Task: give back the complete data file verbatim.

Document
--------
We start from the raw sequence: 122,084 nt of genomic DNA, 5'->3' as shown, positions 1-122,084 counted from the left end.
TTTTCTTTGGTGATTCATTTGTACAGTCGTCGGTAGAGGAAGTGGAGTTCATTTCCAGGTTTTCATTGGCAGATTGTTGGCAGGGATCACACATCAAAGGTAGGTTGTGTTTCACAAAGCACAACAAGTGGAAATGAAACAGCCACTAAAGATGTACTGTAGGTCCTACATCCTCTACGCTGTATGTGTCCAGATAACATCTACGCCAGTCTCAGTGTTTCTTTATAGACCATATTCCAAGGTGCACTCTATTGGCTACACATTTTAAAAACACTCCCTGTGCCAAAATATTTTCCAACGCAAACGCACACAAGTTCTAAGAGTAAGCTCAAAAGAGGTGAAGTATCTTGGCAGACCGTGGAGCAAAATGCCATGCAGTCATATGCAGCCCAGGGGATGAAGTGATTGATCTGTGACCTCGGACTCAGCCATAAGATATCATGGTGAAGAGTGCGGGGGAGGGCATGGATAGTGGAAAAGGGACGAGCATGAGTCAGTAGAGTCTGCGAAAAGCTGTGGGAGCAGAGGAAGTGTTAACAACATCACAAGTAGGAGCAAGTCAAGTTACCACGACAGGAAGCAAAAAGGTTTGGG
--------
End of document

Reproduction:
We start from the raw sequence: 122,084 nt of genomic DNA, 5'->3' as shown, positions 1-122,084 counted from the left end.
TTTTCTTTGGTGATTCATTTGTACAGTCGTCGGTAGAGGAAGTGGAGTTCATTTCCAGGTTTTCATTGGCAGATTGTTGGCAGGGATCACACATCAAAGGTAGGTTGTGTTTCACAAAGCACAACAAGTGGAAATGAAACAGCCACTAAAGATGTACTGTAGGTCCTACATCCTCTACGCTGTATGTGTCCAGATAACATCTACGCCAGTCTCAGTGTTTCTTTATAGACCATATTCCAAGGTGCACTCTATTGGCTACACATTTTAAAAACACTCCCTGTGCCAAAATATTTTCCAACGCAAACGCACACAAGTTCTAAGAGTAAGCTCAAAAGAGGTGAAGTATCTTGGCAGACCGTGGAGCAAAATGCCATGCAGTCATATGCAGCCCAGGGGATGAAGTGATTGATCTGTGACCTCGGACTCAGCCATAAGATATCATGGTGAAGAGTGCGGGGGAGGGCATGGATAGTGGAAAAGGGACGAGCATGAGTCAGTAGAGTCTGCGAAAAGCTGTGGGAGCAGAGGAAGTGTTAACAACATCACAAGTAGGAGCAAGTCAAGTTACCACGACAGGAAGCAAAAAGGTTTGGG